• Washington Final Rule re: Posting Citation and Notices (WAC 296-900-13015)

    This change extends the required posting duration ofworkplace safety citations by a week. Employers can be notified via electronic citations and workplace postings.

Learn more about the hours and pay regulations, minimum wages, overtime laws and time off policies under the Washington Labor Law

West Virginia Employment Law Changes

Discrimination: COVID-19

  • West Virginia HB 335

    Employers must now permit medical or notarized certification from licensed physicians or advanced practice registered nurses that indicate the individual’s religious beliefs prevent them from getting vaccinated.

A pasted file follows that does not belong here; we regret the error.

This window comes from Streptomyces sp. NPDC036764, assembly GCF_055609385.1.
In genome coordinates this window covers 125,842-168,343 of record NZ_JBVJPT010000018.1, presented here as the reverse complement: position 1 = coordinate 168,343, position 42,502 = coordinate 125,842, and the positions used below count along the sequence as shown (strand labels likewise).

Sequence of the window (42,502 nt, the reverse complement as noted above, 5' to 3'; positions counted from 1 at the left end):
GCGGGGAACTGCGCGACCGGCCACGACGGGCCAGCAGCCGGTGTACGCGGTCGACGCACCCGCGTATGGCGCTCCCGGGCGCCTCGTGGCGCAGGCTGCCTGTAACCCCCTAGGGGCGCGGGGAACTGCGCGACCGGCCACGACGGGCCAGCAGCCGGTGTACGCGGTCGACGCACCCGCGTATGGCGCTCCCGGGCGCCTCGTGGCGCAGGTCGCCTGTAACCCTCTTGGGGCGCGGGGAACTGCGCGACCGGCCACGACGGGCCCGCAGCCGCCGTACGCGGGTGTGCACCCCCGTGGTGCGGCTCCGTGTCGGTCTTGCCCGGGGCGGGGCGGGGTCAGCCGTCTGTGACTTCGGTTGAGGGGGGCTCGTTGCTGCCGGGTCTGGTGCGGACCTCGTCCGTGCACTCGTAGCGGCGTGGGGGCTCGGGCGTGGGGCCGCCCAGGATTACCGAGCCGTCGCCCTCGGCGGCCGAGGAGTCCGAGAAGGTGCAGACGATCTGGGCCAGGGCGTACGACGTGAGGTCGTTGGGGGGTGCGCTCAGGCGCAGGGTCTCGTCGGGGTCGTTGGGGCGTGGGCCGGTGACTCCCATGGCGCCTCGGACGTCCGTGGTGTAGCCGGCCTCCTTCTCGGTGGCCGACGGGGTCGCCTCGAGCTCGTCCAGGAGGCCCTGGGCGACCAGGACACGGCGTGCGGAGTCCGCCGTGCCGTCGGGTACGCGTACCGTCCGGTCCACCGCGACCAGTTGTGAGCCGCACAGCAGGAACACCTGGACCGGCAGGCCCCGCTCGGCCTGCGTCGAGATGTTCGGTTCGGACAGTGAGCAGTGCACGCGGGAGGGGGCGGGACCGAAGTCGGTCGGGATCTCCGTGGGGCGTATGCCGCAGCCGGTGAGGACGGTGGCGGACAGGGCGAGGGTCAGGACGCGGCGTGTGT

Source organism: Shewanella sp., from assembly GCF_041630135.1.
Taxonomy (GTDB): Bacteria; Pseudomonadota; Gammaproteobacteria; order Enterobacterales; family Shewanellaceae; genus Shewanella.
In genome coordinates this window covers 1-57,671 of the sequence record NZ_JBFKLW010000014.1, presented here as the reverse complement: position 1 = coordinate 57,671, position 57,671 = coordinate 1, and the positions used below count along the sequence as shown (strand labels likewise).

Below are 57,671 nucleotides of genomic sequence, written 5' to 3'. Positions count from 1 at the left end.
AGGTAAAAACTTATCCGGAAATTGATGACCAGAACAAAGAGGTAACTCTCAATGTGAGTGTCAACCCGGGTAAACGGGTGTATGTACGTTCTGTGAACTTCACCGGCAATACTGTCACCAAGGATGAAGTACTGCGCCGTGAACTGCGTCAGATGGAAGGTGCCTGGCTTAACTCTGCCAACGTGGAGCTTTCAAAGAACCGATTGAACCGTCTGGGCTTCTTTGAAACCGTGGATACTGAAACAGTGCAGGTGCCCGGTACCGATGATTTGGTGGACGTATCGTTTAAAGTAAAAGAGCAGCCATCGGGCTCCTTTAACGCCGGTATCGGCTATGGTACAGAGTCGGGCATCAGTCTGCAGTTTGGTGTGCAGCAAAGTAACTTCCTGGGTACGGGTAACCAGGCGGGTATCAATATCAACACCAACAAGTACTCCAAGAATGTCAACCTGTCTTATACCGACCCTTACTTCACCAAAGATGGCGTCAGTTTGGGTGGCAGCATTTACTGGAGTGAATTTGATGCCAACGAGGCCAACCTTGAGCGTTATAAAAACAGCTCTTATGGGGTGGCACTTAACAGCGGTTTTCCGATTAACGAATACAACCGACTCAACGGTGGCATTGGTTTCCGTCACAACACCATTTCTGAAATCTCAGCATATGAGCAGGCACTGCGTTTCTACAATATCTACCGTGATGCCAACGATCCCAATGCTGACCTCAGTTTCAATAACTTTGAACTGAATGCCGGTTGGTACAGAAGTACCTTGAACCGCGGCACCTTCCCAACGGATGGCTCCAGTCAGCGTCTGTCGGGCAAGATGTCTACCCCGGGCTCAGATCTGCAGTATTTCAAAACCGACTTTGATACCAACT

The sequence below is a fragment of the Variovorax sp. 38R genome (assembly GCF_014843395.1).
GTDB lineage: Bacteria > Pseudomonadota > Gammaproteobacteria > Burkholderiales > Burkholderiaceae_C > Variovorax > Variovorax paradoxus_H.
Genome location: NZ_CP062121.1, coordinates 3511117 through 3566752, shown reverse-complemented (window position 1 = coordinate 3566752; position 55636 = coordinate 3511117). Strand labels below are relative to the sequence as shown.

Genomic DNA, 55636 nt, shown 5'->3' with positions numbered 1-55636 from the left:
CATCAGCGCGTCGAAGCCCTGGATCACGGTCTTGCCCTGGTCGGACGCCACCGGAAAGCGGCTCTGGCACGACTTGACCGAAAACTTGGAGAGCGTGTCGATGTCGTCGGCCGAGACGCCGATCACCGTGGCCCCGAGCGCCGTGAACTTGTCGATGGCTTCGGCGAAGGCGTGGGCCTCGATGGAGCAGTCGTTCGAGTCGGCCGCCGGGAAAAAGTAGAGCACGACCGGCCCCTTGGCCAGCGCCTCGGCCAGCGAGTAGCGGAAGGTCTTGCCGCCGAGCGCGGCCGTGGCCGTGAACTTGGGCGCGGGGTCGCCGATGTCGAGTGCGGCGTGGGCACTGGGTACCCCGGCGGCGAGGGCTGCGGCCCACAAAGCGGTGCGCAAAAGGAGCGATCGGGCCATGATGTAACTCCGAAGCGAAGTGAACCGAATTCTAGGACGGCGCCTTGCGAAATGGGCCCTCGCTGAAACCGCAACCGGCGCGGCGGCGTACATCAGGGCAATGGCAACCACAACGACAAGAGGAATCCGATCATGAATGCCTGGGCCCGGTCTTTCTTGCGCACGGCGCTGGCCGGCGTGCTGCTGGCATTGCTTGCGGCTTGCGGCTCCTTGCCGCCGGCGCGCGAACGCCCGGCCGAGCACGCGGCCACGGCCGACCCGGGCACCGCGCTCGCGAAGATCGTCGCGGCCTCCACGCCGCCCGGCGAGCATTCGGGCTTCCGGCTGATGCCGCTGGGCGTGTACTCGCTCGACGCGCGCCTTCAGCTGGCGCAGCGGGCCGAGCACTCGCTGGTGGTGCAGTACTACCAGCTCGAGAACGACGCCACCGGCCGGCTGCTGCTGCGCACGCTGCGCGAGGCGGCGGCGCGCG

Learn more about the hours and pay regulations, minimum wages, overtime laws and time off policies under the West Virginia Employment Law

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Naved Peerzada
ABOUT THE AUTHOR
Naved Peerzada
Naved works as a consultant with Replicon. He is a business and marketing storyteller who specializes in writing content for b2b businesses in the tech, finance, and SaaS space. Replicon provides award-winning products that make it easy to manage your workforce. With complete solution sets for client billing, project costing, and time and attendance management, Replicon enables the capture, administration, and optimization of your most underutilized and important asset: time.